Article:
Angela Whyte competed at her first Olympics in Athens in 2004, where she finished sixth in the 100-metre hurdles.
She would go on to qualify and compete at the Games in 2008 and 2016. It was after the Olympics in Rio De Janeiro she decided to try for a fourth appearance.
“I made the decision to quit my job, move back to Canada, start with a new training group, a new coach,” said Whyte.
The road to this Games hasn’t been easy. She suffered from a nagging hamstring injury, which ended up taking surgery to fix.
“I actually found out that I had some uterine fibroids that were potentially causing some nerve issue with the hamstring,” said Whyte. “I actually had surgery in order to try and get ready for this year.”
With the COVID-19 pandemic though, her opportunity to represent Canada is in jeopardy, even if the Games do go ahead starting July 24.
Because of the injury, she didn’t get to qualify through one of Athletics Canada’s selection processes. The governing body has been pre-qualifying and selecting some athletes by taking the average of their top five performances in the last year and giving them a score.
Whyte hasn’t been able to compete at her top level prior to now, so she was counting on track meets this spring both in Canada and the United States.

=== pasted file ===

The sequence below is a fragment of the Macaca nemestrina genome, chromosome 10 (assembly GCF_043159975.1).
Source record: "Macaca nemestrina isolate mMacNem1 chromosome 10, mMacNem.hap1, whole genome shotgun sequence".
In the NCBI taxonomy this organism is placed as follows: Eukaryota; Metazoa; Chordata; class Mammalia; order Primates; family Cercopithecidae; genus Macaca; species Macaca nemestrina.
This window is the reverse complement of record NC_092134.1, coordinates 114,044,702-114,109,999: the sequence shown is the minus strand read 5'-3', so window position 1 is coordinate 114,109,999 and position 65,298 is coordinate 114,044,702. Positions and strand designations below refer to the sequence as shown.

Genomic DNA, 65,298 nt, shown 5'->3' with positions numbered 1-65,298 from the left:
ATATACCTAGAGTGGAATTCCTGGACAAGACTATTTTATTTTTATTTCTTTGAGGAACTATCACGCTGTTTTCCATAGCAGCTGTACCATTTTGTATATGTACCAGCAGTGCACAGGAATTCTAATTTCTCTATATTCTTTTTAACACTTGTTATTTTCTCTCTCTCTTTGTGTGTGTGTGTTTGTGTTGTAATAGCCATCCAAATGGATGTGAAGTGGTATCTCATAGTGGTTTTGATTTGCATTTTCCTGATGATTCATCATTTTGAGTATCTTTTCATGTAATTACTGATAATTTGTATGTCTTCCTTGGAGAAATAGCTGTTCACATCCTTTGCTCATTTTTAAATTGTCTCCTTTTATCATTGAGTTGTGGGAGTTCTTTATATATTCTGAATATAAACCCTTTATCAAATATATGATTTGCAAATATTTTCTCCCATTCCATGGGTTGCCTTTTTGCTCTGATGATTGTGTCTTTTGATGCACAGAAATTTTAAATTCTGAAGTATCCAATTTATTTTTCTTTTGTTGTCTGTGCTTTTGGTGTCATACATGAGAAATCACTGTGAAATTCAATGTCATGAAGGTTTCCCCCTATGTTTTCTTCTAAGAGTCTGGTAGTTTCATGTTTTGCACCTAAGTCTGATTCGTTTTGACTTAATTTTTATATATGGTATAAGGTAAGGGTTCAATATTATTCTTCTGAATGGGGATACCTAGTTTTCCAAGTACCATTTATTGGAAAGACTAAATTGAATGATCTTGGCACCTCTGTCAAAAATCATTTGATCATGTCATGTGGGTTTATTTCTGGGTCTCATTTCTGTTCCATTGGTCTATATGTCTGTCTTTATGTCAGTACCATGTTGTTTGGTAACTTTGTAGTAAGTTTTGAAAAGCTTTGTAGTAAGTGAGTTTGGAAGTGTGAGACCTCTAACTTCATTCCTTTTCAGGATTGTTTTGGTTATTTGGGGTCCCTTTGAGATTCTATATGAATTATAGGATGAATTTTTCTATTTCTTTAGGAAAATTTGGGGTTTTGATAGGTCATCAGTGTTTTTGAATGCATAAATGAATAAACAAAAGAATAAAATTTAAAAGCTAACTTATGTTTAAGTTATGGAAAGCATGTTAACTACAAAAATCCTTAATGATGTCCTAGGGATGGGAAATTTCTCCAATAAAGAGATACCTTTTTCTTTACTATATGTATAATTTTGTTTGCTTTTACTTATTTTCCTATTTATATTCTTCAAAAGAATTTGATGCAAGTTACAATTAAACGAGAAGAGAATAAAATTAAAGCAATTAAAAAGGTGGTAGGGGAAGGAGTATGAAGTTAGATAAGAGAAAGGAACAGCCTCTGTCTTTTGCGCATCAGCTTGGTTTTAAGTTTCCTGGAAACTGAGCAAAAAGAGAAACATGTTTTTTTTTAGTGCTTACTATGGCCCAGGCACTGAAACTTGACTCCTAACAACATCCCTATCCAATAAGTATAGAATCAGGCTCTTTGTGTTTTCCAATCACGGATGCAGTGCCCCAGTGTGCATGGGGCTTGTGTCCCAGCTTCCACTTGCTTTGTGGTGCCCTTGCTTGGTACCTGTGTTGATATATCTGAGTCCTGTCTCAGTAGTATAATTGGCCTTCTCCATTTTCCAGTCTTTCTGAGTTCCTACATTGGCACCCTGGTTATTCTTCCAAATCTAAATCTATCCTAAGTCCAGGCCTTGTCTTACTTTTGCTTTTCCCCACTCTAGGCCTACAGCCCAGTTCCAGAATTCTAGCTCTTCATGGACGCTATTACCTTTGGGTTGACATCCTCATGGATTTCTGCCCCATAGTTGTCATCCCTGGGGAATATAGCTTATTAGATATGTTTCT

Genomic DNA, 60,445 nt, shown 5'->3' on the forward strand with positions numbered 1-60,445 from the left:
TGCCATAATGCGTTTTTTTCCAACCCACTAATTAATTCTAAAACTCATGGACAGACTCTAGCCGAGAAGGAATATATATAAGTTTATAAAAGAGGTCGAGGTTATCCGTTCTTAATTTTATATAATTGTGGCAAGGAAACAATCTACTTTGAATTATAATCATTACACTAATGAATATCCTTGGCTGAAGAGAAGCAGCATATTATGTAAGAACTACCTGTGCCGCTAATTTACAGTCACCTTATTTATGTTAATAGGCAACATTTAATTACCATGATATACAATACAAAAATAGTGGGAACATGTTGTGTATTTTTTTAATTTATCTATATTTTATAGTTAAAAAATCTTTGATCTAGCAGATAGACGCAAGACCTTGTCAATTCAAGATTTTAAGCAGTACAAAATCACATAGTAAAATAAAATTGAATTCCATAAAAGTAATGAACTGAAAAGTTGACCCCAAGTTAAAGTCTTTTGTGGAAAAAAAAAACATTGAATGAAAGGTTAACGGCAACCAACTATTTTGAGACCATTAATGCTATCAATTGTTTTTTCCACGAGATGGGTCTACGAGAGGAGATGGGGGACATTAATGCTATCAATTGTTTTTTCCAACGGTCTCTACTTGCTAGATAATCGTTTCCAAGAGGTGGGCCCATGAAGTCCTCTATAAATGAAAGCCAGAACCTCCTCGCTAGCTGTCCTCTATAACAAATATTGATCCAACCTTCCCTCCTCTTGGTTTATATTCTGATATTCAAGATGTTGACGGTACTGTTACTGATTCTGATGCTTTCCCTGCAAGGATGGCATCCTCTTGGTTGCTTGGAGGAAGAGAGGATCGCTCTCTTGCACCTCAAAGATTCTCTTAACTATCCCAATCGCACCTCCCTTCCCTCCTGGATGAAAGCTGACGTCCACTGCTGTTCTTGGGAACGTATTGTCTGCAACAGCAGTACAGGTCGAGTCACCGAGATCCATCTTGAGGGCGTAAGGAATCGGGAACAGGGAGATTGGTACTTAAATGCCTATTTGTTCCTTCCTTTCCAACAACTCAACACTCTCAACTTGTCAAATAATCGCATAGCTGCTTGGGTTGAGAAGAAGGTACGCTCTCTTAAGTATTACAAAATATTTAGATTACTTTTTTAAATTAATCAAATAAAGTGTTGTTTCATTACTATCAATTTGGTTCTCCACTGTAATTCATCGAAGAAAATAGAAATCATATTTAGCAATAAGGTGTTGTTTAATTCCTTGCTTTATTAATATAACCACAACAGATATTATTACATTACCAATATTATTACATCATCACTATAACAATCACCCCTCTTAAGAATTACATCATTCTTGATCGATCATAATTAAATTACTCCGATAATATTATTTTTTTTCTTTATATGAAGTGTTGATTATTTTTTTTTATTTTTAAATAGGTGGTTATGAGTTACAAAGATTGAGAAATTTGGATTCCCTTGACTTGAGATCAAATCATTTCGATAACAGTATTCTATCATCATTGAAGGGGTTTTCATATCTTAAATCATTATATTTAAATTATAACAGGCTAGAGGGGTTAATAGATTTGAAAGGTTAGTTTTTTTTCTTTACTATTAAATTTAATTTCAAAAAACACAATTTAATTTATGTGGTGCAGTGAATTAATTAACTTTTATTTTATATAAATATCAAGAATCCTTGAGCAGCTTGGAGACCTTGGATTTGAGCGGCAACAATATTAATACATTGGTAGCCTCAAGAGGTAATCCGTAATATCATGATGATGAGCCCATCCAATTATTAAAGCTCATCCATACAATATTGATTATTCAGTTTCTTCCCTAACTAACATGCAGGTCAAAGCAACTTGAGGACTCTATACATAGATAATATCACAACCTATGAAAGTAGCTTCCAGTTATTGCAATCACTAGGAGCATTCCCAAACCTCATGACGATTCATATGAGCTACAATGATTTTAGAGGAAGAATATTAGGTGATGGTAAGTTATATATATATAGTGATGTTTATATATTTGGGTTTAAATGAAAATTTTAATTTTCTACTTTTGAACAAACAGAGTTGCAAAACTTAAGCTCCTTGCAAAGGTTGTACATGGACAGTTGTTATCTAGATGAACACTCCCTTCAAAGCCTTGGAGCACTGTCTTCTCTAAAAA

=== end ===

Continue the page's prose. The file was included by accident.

“As the virus continues to spread, more and more meets are starting to cancel,” said Whyte. “I’ve worked really hard rehabbing, doing the things that I need to do to be healthier this year and was looking forward to going to these meets and hopefully getting one of the automatic qualifying marks for the Games.
“This is probably some of the best I’ve felt in the last two to three years.”
The national championships might end up being her final chance.
The multi events nationals, which is where she would compete in heptathlon, are in May, which Whyte is concerned will be cancelled.
So that leaves the 100-metre hurdles at the Track and Field Championships in late June. She’ll have to hit a qualifying standard to be considered.
“It would still be up to Athletics Canada to decide whether or not that is enough for somebody like myself to go to the Games.”
Whyte said that selfishly, she wouldn’t mind seeing the 2020 Olympics postponed until next summer.
“I could probably push for one more year,” said Whyte. “It would be difficult because I want to kind of close the book on this chapter of my life and move on. But yeah, I could best case scenario postpone for one more year.”